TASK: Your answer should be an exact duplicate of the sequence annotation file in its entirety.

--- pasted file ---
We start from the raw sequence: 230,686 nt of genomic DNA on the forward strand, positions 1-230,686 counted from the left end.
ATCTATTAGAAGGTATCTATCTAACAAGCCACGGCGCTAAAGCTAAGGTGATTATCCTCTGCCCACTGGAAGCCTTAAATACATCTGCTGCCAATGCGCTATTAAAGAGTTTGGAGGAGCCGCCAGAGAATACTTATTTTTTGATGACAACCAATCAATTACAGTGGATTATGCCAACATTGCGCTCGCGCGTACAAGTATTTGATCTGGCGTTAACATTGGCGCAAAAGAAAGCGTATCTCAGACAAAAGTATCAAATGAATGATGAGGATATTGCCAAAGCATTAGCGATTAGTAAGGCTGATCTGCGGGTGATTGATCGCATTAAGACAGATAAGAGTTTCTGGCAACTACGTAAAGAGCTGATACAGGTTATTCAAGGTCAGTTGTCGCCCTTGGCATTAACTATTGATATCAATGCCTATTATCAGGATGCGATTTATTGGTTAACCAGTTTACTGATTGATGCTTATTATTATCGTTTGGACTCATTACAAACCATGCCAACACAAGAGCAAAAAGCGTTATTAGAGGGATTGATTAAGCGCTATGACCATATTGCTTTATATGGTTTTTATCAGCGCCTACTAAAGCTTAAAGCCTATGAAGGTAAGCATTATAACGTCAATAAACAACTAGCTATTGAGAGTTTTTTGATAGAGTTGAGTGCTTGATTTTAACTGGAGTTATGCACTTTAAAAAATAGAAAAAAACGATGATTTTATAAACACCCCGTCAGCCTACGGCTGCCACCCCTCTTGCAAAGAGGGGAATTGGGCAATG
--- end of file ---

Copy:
We start from the raw sequence: 230,686 nt of genomic DNA on the forward strand, positions 1-230,686 counted from the left end.
ATCTATTAGAAGGTATCTATCTAACAAGCCACGGCGCTAAAGCTAAGGTGATTATCCTCTGCCCACTGGAAGCCTTAAATACATCTGCTGCCAATGCGCTATTAAAGAGTTTGGAGGAGCCGCCAGAGAATACTTATTTTTTGATGACAACCAATCAATTACAGTGGATTATGCCAACATTGCGCTCGCGCGTACAAGTATTTGATCTGGCGTTAACATTGGCGCAAAAGAAAGCGTATCTCAGACAAAAGTATCAAATGAATGATGAGGATATTGCCAAAGCATTAGCGATTAGTAAGGCTGATCTGCGGGTGATTGATCGCATTAAGACAGATAAGAGTTTCTGGCAACTACGTAAAGAGCTGATACAGGTTATTCAAGGTCAGTTGTCGCCCTTGGCATTAACTATTGATATCAATGCCTATTATCAGGATGCGATTTATTGGTTAACCAGTTTACTGATTGATGCTTATTATTATCGTTTGGACTCATTACAAACCATGCCAACACAAGAGCAAAAAGCGTTATTAGAGGGATTGATTAAGCGCTATGACCATATTGCTTTATATGGTTTTTATCAGCGCCTACTAAAGCTTAAAGCCTATGAAGGTAAGCATTATAACGTCAATAAACAACTAGCTATTGAGAGTTTTTTGATAGAGTTGAGTGCTTGATTTTAACTGGAGTTATGCACTTTAAAAAATAGAAAAAAACGATGATTTTATAAACACCCCGTCAGCCTACGGCTGCCACCCCTCTTGCAAAGAGGGGAATTGGGCAATG